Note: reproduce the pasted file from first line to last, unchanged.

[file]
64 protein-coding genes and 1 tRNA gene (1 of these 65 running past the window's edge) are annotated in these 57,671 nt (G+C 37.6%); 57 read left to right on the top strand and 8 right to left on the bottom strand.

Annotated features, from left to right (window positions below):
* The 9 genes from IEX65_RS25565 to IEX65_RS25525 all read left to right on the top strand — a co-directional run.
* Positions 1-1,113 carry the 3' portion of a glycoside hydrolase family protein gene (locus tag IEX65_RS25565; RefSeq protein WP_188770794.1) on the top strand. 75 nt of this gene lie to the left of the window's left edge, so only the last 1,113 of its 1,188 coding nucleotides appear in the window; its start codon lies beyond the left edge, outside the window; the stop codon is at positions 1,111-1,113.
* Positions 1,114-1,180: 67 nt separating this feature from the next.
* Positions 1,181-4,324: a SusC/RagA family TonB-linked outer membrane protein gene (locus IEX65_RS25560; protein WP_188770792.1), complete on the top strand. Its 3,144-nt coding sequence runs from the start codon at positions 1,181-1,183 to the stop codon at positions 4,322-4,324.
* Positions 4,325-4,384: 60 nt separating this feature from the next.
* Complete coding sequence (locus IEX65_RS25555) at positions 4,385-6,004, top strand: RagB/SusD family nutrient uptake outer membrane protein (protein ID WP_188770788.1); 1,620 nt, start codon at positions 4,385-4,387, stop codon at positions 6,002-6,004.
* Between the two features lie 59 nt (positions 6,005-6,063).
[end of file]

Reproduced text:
64 protein-coding genes and 1 tRNA gene (1 of these 65 running past the window's edge) are annotated in these 57,671 nt (G+C 37.6%); 57 read left to right on the top strand and 8 right to left on the bottom strand.

Annotated features, from left to right (window positions below):
* The 9 genes from IEX65_RS25565 to IEX65_RS25525 all read left to right on the top strand — a co-directional run.
* Positions 1-1,113 carry the 3' portion of a glycoside hydrolase family protein gene (locus tag IEX65_RS25565; RefSeq protein WP_188770794.1) on the top strand. 75 nt of this gene lie to the left of the window's left edge, so only the last 1,113 of its 1,188 coding nucleotides appear in the window; its start codon lies beyond the left edge, outside the window; the stop codon is at positions 1,111-1,113.
* Positions 1,114-1,180: 67 nt separating this feature from the next.
* Positions 1,181-4,324: a SusC/RagA family TonB-linked outer membrane protein gene (locus IEX65_RS25560; protein WP_188770792.1), complete on the top strand. Its 3,144-nt coding sequence runs from the start codon at positions 1,181-1,183 to the stop codon at positions 4,322-4,324.
* Positions 4,325-4,384: 60 nt separating this feature from the next.
* Complete coding sequence (locus IEX65_RS25555) at positions 4,385-6,004, top strand: RagB/SusD family nutrient uptake outer membrane protein (protein ID WP_188770788.1); 1,620 nt, start codon at positions 4,385-4,387, stop codon at positions 6,002-6,004.
* Between the two features lie 59 nt (positions 6,005-6,063).